Bloomberg explains why he’s spending $80M to help get Dems elected

Speaking of Democrats on the offensive, Michael Bloomberg, the former New York mayor, sometimes Republican and current billionaire media mogul, writes at the Globe why he’s plunking down $80 million of his own money to help elect Democrats this fall. It’s simple: “Republicans in Congress have had almost two years to prove they could govern responsibly. They failed.”

Boston Globe

Lewandowski doubles down on his ‘womp womp’ taunt

Lowell native Corey Lewandowski, the former Trump campaign manager, yesterday wasn’t backing down from his ‘womp womp’ taunts during a Fox News interview earlier this week, i.e. the one in which he interrupted another guest who was telling the story of an immigrant girl with Down syndrome who was separated from her mother at the border. Lewandowski called the outrage over his remarks “fake news” and said he was merely mocking a “liberal who attempted to politicize children,’’ reports the Globe’s Felicia Gans.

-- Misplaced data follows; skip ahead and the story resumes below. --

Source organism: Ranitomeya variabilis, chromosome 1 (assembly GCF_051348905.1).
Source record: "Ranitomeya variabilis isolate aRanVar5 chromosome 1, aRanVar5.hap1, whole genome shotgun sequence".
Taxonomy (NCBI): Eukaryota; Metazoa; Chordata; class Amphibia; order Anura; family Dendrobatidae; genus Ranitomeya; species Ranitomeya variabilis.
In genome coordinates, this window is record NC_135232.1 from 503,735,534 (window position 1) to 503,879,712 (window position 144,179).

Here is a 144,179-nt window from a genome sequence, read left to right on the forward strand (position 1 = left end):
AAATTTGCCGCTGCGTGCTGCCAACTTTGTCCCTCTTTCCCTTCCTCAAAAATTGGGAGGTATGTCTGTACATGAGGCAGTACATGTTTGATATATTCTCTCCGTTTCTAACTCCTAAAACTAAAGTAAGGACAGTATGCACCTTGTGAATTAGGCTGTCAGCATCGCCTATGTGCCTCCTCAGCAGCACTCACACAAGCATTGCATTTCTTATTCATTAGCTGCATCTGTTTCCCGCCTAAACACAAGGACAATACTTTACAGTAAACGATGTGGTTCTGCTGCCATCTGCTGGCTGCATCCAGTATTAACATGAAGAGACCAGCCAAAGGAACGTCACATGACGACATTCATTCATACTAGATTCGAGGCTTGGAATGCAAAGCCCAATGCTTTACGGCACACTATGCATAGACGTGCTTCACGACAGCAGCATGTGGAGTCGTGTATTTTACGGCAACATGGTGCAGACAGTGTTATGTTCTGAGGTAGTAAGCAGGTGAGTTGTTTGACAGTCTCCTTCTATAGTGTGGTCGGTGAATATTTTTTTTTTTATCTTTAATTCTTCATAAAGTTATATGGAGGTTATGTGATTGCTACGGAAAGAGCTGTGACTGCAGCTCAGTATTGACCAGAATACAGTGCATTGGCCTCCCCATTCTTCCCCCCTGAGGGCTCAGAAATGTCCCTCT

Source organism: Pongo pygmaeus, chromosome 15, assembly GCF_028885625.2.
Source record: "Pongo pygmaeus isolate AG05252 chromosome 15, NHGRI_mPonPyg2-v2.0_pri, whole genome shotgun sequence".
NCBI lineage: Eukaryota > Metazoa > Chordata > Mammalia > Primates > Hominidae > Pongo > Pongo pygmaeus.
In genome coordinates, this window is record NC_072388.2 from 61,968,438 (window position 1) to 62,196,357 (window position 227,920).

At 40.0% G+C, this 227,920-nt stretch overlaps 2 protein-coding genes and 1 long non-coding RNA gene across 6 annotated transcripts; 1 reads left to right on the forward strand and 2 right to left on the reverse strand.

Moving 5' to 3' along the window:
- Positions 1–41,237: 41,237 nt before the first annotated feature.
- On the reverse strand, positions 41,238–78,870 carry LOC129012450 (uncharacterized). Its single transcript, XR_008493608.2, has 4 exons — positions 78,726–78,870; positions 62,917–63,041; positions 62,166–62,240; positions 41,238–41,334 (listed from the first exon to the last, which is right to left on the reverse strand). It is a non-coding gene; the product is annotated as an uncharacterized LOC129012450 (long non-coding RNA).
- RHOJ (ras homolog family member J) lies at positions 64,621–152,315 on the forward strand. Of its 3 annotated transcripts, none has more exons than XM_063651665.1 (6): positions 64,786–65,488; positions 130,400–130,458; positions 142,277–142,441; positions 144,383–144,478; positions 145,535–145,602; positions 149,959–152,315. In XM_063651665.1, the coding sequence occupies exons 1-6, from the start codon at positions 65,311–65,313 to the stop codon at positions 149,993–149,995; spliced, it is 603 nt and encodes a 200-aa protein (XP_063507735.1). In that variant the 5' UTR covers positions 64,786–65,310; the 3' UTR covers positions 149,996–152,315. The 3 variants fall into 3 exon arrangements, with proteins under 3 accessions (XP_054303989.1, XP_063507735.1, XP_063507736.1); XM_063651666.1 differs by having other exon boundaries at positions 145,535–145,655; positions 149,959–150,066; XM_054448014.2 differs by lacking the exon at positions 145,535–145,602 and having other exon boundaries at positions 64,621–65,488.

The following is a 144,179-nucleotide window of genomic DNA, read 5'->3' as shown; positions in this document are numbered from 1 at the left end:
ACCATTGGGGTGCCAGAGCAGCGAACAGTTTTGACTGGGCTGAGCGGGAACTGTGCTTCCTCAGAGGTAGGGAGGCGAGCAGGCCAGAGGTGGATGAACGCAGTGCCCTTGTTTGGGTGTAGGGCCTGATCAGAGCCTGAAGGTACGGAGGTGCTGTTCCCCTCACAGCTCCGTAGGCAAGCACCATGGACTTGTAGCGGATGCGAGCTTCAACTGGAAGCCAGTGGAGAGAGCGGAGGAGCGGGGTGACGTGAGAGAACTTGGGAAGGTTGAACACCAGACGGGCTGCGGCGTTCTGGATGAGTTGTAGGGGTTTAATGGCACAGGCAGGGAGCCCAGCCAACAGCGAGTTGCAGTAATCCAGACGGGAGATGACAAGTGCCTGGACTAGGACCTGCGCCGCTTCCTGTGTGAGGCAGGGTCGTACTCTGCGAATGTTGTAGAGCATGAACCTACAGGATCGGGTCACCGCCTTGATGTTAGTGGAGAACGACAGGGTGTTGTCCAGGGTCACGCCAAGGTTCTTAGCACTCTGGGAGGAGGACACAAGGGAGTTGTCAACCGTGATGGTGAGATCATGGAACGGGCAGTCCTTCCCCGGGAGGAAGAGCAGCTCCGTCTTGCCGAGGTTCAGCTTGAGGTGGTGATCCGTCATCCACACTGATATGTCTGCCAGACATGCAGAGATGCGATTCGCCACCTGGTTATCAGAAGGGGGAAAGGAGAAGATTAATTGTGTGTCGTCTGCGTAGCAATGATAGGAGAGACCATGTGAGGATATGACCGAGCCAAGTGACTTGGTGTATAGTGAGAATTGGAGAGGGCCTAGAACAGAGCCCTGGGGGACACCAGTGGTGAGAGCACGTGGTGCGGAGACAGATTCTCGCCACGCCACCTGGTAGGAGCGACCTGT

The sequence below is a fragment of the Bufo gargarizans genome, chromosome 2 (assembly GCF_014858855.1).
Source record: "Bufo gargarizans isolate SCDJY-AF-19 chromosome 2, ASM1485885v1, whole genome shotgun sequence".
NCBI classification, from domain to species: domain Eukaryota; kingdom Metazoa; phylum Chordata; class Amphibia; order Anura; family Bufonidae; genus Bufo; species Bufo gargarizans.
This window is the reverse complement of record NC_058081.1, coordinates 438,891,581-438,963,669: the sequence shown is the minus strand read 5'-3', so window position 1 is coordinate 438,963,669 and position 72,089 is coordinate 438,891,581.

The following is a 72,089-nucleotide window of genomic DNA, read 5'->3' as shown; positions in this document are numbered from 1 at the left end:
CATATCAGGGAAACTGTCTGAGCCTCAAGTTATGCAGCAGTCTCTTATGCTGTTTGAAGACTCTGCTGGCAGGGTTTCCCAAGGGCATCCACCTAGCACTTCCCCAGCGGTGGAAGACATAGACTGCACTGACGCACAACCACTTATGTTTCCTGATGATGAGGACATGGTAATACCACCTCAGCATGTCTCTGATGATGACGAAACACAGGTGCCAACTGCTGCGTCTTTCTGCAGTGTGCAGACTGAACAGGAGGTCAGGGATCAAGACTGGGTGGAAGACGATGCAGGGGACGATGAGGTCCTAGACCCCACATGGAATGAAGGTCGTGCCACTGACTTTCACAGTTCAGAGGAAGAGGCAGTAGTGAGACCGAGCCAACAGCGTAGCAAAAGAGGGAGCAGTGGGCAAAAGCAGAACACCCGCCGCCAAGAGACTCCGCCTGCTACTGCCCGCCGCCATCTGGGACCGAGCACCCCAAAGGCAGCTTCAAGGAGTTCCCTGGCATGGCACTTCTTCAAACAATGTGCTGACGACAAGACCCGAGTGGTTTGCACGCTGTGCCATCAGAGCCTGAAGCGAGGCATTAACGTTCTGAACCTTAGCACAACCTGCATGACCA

Troubling signs: MBTA and Samaritans team up to prevent suicides by train

Amid a spike in pedestrian deaths on commuter rail lines, the MBTA and Samaritans, Inc. have partnered to install signs at scores of stations and crossings across the state urging anyone considering suicide-by-train to seek help instead, Paul Leighton reports in the Salem News. The T says some 1,500 signs will be going up after pedestrian deaths more than doubled last year compared to the previous year. 

Salem News

Lawsuit: Hefner took ‘naked photos’ of elected official and passed them around Beacon Hill